Repeatability analysis of airborne electromagnetic surveys
 Avril Hegarty^{1}Email author,
 Gerry Stanley^{3},
 Eugene Kashdan^{2, 4},
 Jim Hodgson^{3} and
 Andrew C. Parnell^{2, 5}
DOI: 10.1186/s4092901600081
© The Author(s) 2016
Received: 13 October 2015
Accepted: 19 August 2016
Published: 9 September 2016
Abstract
Purpose
We provide methods for determining the repeatability of airborne electromagnetic surveys when conducted at different altitudes over a number of repeated flights. Our data arise from the TELLUS project carried out by the Geological Surveys of Ireland and Northern Ireland and we examine the repeatability of the apparent resistivity at different frequencies.
Methods
After considering a number of issues with the data, we propose two different models from the functional data analysis literature; a Weiner process with random effects, and a penalised spline smoother.
Results
Both methods arrive at the same conclusion regarding repeatability of the data; results obtained are more repeatable for flights at lower altitudes.
Conclusions
The target altitude for aircraft carrying out airborne electromagnetic surveys should be as low as possible.
Keywords
Apparent resistivity Functional data analysis Psplines TELLUS project Weiner processMathematics Subject Classification (2010)
MSC 62Introduction
Airborne electromagnetic (AEM) surveying is a common induction technique [1–3] used to interpret subsurface geology, structure, mineralization and contamination. To conduct an AEM survey, a transmitter (coil) on the aircraft emits a sinusoidally varying current at a specific frequency. This generated magnetic field induces a secondary electric field within the ground. The receiver coil on the aircraft measures this response and the relationship between the two fields can be used to determine the apparent resistivity of the ground. Electromagnetic (EM) surveys are commonly carried out in either the frequency domain (FEM), where the effects are measured at different frequencies, or in the time domain (TEM). The study used in this paper is of the former type, the main output of which is the apparent resistivity (R) at different frequencies. Our main concern in this paper is the repeatability of these apparent resistivity values, especially with respect to the target altitude at which the aircraft is aiming to fly.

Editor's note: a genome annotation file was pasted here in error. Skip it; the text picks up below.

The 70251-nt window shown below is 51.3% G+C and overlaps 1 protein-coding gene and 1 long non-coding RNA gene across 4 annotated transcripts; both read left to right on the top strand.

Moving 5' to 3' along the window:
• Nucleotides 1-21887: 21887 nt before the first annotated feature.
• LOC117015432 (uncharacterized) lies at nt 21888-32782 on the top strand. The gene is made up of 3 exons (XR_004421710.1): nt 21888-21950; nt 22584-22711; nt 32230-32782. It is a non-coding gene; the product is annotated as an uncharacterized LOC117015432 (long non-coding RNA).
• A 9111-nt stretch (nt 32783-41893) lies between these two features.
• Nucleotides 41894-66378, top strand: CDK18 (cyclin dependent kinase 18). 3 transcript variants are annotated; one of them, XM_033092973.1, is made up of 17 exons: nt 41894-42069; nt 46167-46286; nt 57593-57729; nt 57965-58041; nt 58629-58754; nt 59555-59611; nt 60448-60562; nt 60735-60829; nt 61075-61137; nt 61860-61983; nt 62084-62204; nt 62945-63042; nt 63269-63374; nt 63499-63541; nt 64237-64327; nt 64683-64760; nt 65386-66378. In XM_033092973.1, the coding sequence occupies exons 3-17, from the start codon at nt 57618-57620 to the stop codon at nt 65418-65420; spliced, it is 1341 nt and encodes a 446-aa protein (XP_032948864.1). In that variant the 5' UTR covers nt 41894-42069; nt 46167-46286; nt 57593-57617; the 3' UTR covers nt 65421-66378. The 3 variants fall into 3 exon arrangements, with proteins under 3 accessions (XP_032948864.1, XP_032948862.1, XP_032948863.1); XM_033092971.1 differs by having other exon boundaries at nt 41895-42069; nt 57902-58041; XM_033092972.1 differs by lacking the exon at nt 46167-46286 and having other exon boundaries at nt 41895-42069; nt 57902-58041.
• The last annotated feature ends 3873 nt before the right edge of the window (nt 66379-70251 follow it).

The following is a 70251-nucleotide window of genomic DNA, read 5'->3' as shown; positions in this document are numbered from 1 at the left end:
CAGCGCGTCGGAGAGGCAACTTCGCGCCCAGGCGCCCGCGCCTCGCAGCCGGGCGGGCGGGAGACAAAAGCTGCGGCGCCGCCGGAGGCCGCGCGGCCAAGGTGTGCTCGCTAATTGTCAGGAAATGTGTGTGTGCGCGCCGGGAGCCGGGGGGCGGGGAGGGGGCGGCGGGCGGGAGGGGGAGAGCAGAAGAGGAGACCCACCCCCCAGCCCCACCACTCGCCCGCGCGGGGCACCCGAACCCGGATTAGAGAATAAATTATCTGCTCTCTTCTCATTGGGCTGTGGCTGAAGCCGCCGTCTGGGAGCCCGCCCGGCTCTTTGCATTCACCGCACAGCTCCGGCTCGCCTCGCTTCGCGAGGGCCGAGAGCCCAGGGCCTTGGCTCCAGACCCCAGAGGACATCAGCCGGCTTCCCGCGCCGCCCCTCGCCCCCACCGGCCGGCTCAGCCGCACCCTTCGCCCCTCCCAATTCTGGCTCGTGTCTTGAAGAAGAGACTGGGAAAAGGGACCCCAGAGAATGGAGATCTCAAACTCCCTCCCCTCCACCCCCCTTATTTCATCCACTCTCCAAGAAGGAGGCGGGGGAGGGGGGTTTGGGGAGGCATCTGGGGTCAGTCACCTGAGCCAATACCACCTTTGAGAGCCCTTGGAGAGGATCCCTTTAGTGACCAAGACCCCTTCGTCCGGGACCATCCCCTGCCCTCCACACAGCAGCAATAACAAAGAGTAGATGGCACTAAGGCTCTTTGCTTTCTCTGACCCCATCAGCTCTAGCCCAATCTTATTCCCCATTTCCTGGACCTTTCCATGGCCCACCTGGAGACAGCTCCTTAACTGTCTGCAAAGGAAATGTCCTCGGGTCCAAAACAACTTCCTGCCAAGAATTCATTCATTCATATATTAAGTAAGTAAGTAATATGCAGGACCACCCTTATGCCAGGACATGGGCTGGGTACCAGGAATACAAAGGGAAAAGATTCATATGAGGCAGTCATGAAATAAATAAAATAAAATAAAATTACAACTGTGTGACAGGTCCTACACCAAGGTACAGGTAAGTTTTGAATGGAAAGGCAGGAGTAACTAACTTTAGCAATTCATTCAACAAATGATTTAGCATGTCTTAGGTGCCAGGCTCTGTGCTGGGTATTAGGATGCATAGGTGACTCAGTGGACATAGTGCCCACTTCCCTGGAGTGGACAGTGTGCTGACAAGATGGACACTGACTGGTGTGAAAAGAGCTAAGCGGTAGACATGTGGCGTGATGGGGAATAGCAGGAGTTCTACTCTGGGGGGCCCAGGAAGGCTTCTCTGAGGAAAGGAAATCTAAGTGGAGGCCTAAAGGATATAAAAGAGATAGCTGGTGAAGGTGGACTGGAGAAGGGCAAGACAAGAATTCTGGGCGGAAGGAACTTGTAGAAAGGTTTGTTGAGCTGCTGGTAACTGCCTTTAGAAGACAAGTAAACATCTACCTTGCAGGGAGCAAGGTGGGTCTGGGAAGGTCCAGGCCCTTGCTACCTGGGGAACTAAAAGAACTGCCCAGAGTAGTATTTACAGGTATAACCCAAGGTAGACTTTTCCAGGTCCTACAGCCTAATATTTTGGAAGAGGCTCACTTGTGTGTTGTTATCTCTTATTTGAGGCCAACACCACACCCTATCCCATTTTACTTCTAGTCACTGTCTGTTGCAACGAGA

“The closeness of agreement of independent test results obtained using the same method on identical test items in the same laboratory by the same operator using the same equipment within short intervals of time.”
We show that the test run flights are most repeatable when undertaken at the lowest feasible target altitudes.
While it is generally recognised that repeatability is an important part of AEM surveys [6] few studies have been published. Most studies that do mention repeatability assess it by repeating a testline flight daily or on a number of occasions at a single altitude [7, 8]. For example, Green and Lane [9] analysed AEM data from a flightline flown repeatedly at a single target altitude to monitor system performance. They described an approximate method for correcting for altitude and obtained a good measure of the repeatability after applying this correction. Foged et al. [10] investigated repeatability of airborne and groundbased TEM systems at three different altitudes (10, 20 and 30 m) and concluded that results were satisfactorily repeatable within and between altitudes, and that there was good agreement with a groundbased reference section. A more extensive study of repeatability was carried out by Huang and Cogbill [11] in which they concluded that spatially consistent flight paths are required for repeatability analysis of the EM data, and that this analysis is more meaningful if the apparent resistivity is used instead of the EM response itself. Our paper is an attempt to follow and validate this recommendation.
 1.
An initial data cleanup stage to remove flights that went off course, and areas of the testline where data were recorded over water.
 2.
An exploratory data analysis to determine which variables are important and to reveal any hidden structure in the data
 3.
Statistical models to quantify the variability between test flights that took place at the same target altitude
For each flight and for each frequency we have the aforementioned inphase and outofphase components, but we focus our analysis on the apparent resistivities since the former tend to vary with altitude. This is in line with Huang and Cogbill’s conclusion [11]. To our knowledge this is the first paper to compare statistically the repeatability at different altitudes of an FEM survey.
We do not attempt to quantify any error in the apparent resistivity arising from sources other than the altitude of the flight and its position across the test line route. Furthermore, the relationship between repeatability, which we estimate via a variance computation, does not necessarily correspond to a reduction in bias. As we will show, in nearly all cases the flights that were most repeatable were those where the aircraft was aiming to fly at the lowest altitudes. This suggests that future flights to determine apparent resistivity should also be conducted at the lowest feasible altitude. However, it is possible (though unlikely) that apparent resistivity data from flights taken at the lowest altitude also contain considerable bias, and that a higher altitude may be preferable when considering both repeatability and bias simultaneously. While data for actual groundbased apparent resistivity measurements for a short 300 m section of the flight testline was available, these data were insufficient to examine this potential bias, so we leave this as a topic for further research.